We are updating the design of this site. Learn more.
Show more
ClinicalTrials.gov
ClinicalTrials.gov Menu

Simvastatin in Aneurysmal Subarachnoid Haemorrhage (STASH) a Multicentre Randomised Controlled Clinical Trial (STASH)

This study has been completed.
Sponsor:
ClinicalTrials.gov Identifier:
NCT00731627
First Posted: August 11, 2008
Last Update Posted: June 25, 2014
The safety and scientific validity of this study is the responsibility of the study sponsor and investigators. Listing a study does not mean it has been evaluated by the U.S. Federal Government. Read our disclaimer for details.
Collaborator:
British Heart Foundation
Information provided by (Responsible Party):
Mr PJ Kirkpatrick, Cambridge University Hospitals NHS Foundation Trust
August 7, 2008
August 11, 2008
June 25, 2014
January 2007
September 2013   (Final data collection date for primary outcome measure)
Modified Rankin Disability Score (mRS) at 6 months [ Time Frame: 6-12 months ]
Modified Rankin Disability Score (mRS) at 6 months [ Time Frame: at 6months post ictus ]
Complete list of historical versions of study NCT00731627 on ClinicalTrials.gov Archive Site
  • Need and intensity of delayed ischaemic deficit rescue therapy [ Time Frame: 1-3 months ]
  • Incidence and duration of delayed ischaemic deficits [ Time Frame: 1-3 months ]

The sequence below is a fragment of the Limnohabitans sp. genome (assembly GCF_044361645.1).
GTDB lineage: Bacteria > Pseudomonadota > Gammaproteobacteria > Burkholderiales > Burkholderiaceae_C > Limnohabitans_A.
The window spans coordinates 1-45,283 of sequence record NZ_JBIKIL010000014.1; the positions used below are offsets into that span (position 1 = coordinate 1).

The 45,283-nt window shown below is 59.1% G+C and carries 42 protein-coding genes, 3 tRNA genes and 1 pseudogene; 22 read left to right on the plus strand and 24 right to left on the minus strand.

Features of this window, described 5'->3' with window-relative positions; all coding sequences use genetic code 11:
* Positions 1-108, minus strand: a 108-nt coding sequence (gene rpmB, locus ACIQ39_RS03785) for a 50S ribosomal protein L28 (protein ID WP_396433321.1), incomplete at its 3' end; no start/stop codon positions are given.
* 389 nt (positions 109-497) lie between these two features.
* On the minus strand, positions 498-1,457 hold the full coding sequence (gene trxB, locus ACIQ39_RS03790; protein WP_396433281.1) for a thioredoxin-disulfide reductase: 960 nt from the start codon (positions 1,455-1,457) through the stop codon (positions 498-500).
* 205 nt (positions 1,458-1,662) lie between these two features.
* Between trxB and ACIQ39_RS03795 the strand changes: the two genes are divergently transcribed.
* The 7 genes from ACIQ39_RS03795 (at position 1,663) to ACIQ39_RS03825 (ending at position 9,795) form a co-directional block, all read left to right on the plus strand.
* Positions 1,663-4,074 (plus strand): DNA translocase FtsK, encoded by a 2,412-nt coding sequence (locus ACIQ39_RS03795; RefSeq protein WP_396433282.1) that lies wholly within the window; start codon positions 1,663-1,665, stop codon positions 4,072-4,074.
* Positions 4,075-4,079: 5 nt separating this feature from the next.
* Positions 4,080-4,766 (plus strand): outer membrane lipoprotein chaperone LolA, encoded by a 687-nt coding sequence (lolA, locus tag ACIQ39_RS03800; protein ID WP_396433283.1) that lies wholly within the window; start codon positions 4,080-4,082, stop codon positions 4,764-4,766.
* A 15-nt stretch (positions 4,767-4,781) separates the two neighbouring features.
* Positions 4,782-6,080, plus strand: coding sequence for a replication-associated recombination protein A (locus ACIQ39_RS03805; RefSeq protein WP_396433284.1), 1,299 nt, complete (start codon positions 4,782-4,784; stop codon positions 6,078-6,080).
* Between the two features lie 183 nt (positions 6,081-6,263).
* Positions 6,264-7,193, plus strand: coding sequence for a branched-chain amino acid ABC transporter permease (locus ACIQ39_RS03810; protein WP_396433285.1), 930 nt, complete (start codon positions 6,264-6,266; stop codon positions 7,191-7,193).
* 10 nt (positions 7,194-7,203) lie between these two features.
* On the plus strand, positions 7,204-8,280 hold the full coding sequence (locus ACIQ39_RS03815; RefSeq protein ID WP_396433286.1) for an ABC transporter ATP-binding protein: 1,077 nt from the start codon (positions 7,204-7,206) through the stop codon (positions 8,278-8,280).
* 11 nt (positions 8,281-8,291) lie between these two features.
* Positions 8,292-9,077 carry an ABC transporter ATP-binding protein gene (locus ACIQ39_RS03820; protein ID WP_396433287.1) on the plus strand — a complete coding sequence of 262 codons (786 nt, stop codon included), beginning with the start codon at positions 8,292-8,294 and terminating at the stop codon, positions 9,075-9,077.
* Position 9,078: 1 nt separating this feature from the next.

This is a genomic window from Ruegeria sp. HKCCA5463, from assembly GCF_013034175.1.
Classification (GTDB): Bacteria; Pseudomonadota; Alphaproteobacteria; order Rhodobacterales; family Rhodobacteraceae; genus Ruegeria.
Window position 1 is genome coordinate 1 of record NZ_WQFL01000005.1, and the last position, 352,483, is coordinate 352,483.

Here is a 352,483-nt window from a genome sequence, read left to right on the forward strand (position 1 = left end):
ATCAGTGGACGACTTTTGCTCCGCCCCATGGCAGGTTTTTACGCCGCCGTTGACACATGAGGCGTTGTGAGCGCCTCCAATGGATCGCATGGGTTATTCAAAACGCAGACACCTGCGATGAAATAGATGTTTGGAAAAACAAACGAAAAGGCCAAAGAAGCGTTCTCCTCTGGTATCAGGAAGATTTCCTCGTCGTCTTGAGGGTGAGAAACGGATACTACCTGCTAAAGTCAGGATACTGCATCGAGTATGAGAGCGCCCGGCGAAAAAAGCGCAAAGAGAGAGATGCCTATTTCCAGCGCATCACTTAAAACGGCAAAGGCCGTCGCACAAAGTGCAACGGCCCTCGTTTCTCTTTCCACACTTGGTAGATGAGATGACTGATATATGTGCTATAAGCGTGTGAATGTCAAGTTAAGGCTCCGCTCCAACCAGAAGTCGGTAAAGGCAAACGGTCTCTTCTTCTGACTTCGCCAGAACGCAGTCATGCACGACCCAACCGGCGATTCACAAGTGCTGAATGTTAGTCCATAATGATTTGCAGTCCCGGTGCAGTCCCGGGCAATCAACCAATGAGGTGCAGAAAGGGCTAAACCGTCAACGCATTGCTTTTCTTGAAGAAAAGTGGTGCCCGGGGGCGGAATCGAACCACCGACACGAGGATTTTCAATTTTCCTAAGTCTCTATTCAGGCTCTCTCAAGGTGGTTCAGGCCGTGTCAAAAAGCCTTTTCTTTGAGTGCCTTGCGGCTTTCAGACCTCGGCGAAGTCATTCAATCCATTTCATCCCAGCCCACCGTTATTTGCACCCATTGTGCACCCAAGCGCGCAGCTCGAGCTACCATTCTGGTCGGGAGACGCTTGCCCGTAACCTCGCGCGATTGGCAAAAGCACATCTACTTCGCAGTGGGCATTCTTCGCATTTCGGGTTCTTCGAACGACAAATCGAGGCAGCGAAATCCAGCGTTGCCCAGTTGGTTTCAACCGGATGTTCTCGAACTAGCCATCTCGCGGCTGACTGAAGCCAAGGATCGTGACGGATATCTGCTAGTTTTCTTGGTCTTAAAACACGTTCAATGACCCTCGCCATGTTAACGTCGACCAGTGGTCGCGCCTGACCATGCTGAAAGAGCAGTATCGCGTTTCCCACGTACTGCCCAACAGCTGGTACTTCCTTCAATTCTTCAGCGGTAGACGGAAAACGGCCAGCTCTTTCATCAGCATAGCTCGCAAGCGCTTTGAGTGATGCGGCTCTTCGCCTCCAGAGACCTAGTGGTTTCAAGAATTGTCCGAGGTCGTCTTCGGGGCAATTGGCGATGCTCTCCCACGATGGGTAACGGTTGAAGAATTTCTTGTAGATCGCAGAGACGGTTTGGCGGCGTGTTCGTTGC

• Incidence and severity of sepsis [ Time Frame: 1-3 months ]
  • Length of intensive care and total acute hospital stay [ Time Frame: 1-3 months ]
  • Discharge destination [ Time Frame: 1-3 months ]
  • Need and intensity of delayed ischaemic deficit rescue therapy [ Time Frame: during in-patient stay ]
  • Incidence and duration of delayed ischaemic deficits [ Time Frame: during in-patient stay ]
  • Incidence and severity of sepsis [ Time Frame: during ip-patient stay ]
  • Length of intensive care and total acute hospital stay [ Time Frame: during ip-patient stay ]
  • Discharge destination [ Time Frame: on discharge from hospital ]
Not Provided
Not Provided
 
Simvastatin in Aneurysmal Subarachnoid Haemorrhage (STASH) a Multicentre Randomised Controlled Clinical Trial
Simvastatin in Aneurysmal Subarachnoid Haemorrhage (STASH) a Multicentre Randomised Controlled Clinical Trial

Intracranial bleeding from ruptured blood vessels (called a subarachnoid haemorrhage -SAH) affects 7000 patients each year in the UK and is a source of considerable death and disability, even in young adults. Recent observations indicate that these bleeds can cause reduced cerebral blood flow which leads to a bad outcome. High rates of death and disability occur, and are particularly prevalent when low cerebral blood flow results in stroke. Prevention of cerebral artery spasm and improvement in blood vessel reflexes are the target of modern therapy. Candidate drugs include statins which have an impeccable safety record and multiple potential beneficial actions (improve cerebral blood flow, reduce inflammatory processes, reduce adverse blood coagulation) following SAH.